It was revealed at time that since 2004, the ministry of gender equality and child welfare had registered 142 777 orphans and vulnerable children and that this number was increasing. It was projected that by 2021, Namibia will have approximately 250 000 OVC under the age of 15 and therefore the situation must not be taken lightly.

During his 2018 State of the Nation Address (SONA) President Hage Geingob said the number of orphans and vulnerable children receiving grants had increased from 285 431 in the 2016/17 financial year to 344 055 in the 2017/18 financial year.

In 2001 the census recorded 97 000 OVCs and four years later, in 2005, the ministry of education recorded 142 777 OVCs.



JEMIMA BEUKES

Similar News

 

Teen pregnancies 'tragedy'

3 weeks ago - 30 July 2019 | Social Issues

The Khomas Region recorded 89 school pregnancies in the first term of this year, while 1 002 learners fell pregnant between 2015 and 2018.Ombudsman John...

Vulnerable and alone

1 month - 19 July 2019 | Social Issues

After an initial projection in 2008 that there would be 250 000 orphans and vulnerable children under the age of 15 by 2021, President Hage...

Hopeless, destitute

2 months ago - 14 June 2019 | Social Issues

A family of five at Kayeura village in the Musese constituency of Kavango East are living amid hopelessness in a makeshift structure made of pieces...

‘Just hunt for another woman’

2 months ago - 12 June 2019 | Social Issues

KENYA KAMBOWE Gender affairs minister Doreen Sioka has urged men to find another partner when their relationships go...

Alcohol linked to high suicide rate

2 months ago - 29 May 2019 | Social Issues

Namibia has once again been fingered as one of the African countries with the highest per capita alcohol consumption, which could also explain its high...

Deadbeat dads

3 months ago - 21 May 2019 | Social Issues

Although Namibian law holds both parents equally responsible for meeting the basic needs of their children, nearly half of households are run by single mothers,...

Confusion over shack baby

3 months ago - 15 May 2019 | Social Issues

The mother of a three-month-old baby girl who the City Police confirmed had died at the end of April after she and her three young...

Blaauw makes a difference

3 months ago - 14 May 2019 | Social Issues

Mariselle Stofberg and Michelline NawatisesTylo Blaauw has raised funds to have an air conditioner installed at an old-age home and also handed over a cheque...

Our grim suicide reality

4 months ago - 04 April 2019 | Social Issues

An estimated 25 000 Namibians attempted suicide in 2015, while 2 331 Namibians died by suicide between 2011 and 2015. The high number of...

No bed, no food, only God's grace

4 months ago - 02 April 2019 | Social Issues

With no bed to sleep on, no food to eat and a mahangu field that is likely to yield no harvest this year, an elderly...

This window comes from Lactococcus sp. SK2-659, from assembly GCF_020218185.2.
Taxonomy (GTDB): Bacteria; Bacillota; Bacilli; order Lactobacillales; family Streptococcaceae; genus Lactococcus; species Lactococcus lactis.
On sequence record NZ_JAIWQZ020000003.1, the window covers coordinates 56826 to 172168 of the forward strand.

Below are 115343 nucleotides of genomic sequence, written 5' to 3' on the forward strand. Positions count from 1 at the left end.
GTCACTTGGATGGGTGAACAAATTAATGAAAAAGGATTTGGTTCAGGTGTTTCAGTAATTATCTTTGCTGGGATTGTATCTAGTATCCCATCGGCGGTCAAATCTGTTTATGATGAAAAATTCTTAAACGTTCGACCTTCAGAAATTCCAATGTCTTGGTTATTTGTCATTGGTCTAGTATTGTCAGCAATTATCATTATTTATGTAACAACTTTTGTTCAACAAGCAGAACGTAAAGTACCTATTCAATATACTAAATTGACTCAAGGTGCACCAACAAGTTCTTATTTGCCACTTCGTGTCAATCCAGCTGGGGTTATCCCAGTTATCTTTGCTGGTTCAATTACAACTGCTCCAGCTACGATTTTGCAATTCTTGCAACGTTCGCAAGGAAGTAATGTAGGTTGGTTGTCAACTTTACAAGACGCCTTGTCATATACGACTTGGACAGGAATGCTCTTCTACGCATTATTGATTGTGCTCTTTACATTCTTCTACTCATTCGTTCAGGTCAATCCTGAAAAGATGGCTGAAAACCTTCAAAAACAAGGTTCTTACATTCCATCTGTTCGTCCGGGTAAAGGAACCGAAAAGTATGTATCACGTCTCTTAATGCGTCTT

Latest News

Construction pins hope on national...

10 hours ago | Business

Jo-Maré Duddy – The Construction Industries Federation (CIF) is “excited” about the possibility of a revised bill on a national construction council being re-tabled in...

Airport will get Ya Toivo...

10 hours ago | Transport

A statue of the late anti-apartheid stalwart Herman Andimba Toivo Ya Toivo will be erected at the airport in Ondangwa at a later stage.In the...

Vaccination deaths haunt govt

10 hours ago | Health

Nine cases in the High Court, in which parents are suing the health ministry for close to N$5 million after their children died following routine...

Ghana cashes in on slave...

10 hours ago | Economics

Alessandra Prentice and Siphiwe Sibeko - In a clearing at the turnoff to Assin Manso, a billboard depicts two African slaves in loincloths, their arms...

Killer gets two life sentences

10 hours ago | Justice

Lukas Nicodemus, who was earlier this month found guilty of killing two women and burning their bodies in the capital in January 2016, was yesterday...

The shame of child marriage

10 hours ago | Opinion

President Hage Geingob’s plea around child marriages should be commended.Speaking at the opening of the 22nd annual meeting of the Council of Traditional Leaders this...

Zero maintenance bank account launched

10 hours ago | Banking

With Nedbank Namibia’s recently launched Pay-As-You-Use account, clients of any age or income group pay bank charges only when they make a transaction.“We are excited...

Recognising traditional authorities ‘costly’

10 hours ago | Economics

GOBABIS - President Hage Geingob said the constant applications for the recognition of traditional authorities is financially unsustainable for government and causes tribal division.Speaking at...

Africa Briefs

10 hours ago | Economics

SA: No 'big bang' approach to nuclearSouth Africa will not adopt a "big bang" approach to building new nuclear power capacity but instead add capacity...

Load More